Cultivating Adaptability and Resilience
By Cyndi Synder Dionisio, Practice Lead for Project, Program and Portfolio Management, IIL
There is a principle in the PMBOK® Guide – Seventh Edition about adaptability and resilience, and if there is anything the past 2 years has taught us, it is the need for adaptability and resilience. The principle states:
“Build adaptability and resiliency into the organization’s and project team’s approaches to help the project accommodate change, recover from setbacks, and advance the work of the project.”
With the rapid pace and relentless need for transformation we are all facing change fatigue – so how can we continue to not just adapt but thrive in this environment? In this article I’ll talk about personal adaptability and resilience and provide you with some ways you can cultivate these two important qualities.
Adaptability isn’t just about being able to adjust to new or changing conditions, environments, trends and other circumstances; it is about being able to adjust quickly, calmly and effectively. Change is often accompanied by stress, uncertainty, anxiety, self-doubt, and other limiting feelings. To move past these feelings and cultivate adaptability, we can take steps to prepare for a changing environment. When I say prepare, I’m not talking about preparing for a specific change, I am talking about updating your mindset and the way you think about change. There are three ways you can prepare yourself to function effectively in a rapidly changing environment.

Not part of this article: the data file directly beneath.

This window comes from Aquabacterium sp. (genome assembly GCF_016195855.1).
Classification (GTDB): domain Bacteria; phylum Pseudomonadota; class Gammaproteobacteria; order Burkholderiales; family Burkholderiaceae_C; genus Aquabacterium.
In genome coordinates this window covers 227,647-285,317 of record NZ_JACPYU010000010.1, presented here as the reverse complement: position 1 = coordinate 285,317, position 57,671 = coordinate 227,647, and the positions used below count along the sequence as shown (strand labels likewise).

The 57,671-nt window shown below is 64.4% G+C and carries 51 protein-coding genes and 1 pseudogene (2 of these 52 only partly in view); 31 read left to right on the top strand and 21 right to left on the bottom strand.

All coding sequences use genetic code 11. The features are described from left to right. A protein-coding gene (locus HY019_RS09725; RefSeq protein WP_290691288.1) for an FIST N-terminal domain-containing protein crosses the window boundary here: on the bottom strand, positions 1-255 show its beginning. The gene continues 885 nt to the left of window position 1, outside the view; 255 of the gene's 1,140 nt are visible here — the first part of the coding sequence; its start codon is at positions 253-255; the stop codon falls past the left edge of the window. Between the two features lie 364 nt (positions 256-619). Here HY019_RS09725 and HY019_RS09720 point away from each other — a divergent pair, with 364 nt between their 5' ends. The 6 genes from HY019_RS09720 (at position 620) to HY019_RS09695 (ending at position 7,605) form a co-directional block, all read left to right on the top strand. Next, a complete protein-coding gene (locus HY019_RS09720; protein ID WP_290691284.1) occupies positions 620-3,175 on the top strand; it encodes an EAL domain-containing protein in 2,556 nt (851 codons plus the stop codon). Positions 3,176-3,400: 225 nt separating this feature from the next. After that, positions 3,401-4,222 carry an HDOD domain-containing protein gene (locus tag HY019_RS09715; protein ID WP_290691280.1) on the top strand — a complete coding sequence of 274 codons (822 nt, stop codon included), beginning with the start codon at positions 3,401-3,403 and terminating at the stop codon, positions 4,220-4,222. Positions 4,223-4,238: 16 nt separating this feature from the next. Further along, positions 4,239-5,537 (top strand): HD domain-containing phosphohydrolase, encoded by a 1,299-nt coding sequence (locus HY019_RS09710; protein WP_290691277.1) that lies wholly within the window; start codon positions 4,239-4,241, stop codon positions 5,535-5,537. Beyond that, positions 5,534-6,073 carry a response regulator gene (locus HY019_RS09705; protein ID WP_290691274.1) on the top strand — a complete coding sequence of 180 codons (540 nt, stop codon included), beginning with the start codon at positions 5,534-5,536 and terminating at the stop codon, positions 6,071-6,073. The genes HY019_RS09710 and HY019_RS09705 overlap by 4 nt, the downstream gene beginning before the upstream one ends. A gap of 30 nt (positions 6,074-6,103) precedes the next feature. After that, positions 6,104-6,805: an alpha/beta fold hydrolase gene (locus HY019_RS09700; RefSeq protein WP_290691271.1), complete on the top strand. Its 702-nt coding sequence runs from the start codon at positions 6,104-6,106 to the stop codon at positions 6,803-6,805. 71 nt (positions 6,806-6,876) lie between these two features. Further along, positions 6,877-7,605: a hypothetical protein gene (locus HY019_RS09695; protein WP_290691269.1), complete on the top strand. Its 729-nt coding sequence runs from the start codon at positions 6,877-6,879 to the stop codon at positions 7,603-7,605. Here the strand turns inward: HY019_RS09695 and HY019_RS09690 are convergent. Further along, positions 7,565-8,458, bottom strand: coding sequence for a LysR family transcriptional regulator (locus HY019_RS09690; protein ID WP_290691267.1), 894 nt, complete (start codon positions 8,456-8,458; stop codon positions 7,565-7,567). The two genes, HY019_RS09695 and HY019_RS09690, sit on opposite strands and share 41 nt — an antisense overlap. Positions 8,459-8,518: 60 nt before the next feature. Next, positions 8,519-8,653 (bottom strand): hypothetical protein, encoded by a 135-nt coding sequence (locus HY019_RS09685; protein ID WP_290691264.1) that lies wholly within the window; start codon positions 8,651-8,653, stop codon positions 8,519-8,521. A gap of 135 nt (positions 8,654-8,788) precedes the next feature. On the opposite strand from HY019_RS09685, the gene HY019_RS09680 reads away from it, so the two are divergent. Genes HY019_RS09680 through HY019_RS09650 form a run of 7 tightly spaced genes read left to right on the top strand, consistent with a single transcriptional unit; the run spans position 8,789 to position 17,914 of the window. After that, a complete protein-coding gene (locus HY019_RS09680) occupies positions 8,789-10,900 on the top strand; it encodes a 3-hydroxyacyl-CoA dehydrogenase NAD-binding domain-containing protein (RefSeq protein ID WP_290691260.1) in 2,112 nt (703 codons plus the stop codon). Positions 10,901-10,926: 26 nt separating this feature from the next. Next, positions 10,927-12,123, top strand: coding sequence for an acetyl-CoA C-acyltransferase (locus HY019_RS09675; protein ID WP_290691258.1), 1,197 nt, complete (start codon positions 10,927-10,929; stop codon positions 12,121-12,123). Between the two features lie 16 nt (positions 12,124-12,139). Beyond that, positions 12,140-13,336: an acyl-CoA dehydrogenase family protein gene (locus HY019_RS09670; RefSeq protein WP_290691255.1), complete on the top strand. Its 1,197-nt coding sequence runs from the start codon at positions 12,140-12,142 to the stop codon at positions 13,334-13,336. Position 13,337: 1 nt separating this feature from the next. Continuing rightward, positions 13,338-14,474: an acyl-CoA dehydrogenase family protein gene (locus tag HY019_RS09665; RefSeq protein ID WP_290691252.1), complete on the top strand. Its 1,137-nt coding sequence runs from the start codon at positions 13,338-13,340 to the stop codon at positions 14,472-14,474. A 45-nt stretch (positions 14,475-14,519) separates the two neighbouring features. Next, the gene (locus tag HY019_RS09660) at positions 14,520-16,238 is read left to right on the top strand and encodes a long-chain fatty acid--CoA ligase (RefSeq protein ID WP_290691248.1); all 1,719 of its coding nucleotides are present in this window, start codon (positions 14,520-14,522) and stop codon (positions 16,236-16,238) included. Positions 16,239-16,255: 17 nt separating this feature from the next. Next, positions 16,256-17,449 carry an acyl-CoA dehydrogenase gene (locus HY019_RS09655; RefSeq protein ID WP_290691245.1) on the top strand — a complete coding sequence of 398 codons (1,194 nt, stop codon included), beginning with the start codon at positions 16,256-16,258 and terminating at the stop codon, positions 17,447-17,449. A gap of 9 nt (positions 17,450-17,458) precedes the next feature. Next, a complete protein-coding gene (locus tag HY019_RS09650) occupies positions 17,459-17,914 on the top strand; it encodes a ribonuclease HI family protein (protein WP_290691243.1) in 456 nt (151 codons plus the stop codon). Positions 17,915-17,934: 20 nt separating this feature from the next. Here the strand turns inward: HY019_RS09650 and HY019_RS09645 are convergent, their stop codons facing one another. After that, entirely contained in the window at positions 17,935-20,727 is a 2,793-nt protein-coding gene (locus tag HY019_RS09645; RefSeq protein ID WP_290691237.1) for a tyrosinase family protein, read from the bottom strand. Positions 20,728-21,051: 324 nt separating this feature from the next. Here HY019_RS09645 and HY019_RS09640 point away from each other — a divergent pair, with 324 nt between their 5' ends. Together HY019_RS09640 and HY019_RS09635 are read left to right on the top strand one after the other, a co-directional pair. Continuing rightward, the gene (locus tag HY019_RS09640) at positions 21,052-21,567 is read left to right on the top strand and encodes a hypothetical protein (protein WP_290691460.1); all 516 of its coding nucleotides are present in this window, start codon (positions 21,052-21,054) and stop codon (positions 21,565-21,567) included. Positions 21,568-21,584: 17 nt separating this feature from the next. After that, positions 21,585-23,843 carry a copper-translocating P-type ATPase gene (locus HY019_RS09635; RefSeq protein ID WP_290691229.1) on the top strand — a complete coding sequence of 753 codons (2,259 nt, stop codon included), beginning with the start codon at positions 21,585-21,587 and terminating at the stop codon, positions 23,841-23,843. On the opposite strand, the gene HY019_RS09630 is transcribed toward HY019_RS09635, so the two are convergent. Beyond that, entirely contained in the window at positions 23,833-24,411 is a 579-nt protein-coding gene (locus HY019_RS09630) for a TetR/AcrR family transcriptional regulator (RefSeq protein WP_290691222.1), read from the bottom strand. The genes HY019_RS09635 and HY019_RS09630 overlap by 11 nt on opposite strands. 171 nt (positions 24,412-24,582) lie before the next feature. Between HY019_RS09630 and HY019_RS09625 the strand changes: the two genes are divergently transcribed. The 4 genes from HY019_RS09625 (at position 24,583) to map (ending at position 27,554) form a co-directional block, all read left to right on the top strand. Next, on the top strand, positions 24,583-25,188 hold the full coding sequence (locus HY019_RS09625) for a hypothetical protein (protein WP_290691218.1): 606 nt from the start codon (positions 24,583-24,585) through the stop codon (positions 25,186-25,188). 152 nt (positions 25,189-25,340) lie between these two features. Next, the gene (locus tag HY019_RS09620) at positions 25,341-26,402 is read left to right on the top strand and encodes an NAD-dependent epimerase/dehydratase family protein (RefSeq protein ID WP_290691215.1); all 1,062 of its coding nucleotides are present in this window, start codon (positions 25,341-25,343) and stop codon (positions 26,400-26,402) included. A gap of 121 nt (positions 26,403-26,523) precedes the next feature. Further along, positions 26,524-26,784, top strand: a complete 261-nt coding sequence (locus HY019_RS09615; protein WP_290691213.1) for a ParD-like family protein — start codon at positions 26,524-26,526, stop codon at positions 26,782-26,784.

- Be observant. Rather than waiting for the next shift in your job, the competition, the market, etc., spend time observing what is happening. Look for trends and indicators of what is likely to happen. This behavior can put you in front of the change rather than being taken by surprise. Being ahead of the change allows you to maintain a sense of calm and prepare for what is coming.
- Develop a growth mindset. Rather than seeing change as something that is bad, frightening or irritating, focus on what you can learn. What new skills can you develop? How will the new situation help you? Find ways you can turn it to your advantage. This mindset will help you maintain a positive attitude and shift your thinking from victim to victor.
- Learn to accept change. Things are going to change whether we want them to or not and whether we are ready for them to or not. As the quote from Star Trek says, ‘resistance is futile’. Therefore, the faster you can accept it, plan for it, and even leverage and grow from it, the happier you will be.
With change and transformation, preparation is only half the game. The other half is how you respond. There are several ways you can foster adaptability in the face of disruption. To start with, be curious and openminded. Ask questions and listen with an open mind. Try and understand what led to the current situation, what it means for you and your organization, and how to support the change.
Next, think about the situation from multiple perspectives. Talk with your team members and colleagues. Get their take on the situation. Apply that curiosity we talked about above. When you can see a situation from multiple perspectives, you are more effective in dealing with the challenges it can bring.
Which brings us to the next aspect of cultivating adaptability – approach the situation as a problem-solving opportunity. There are plenty of problem-solving frameworks you can apply to provide some structure to the process. Most of them have these common elements:
Define the problem → identify the solution criteria → generate options → consider risks associated with the options → evaluate the options using the criteria → choose the best option.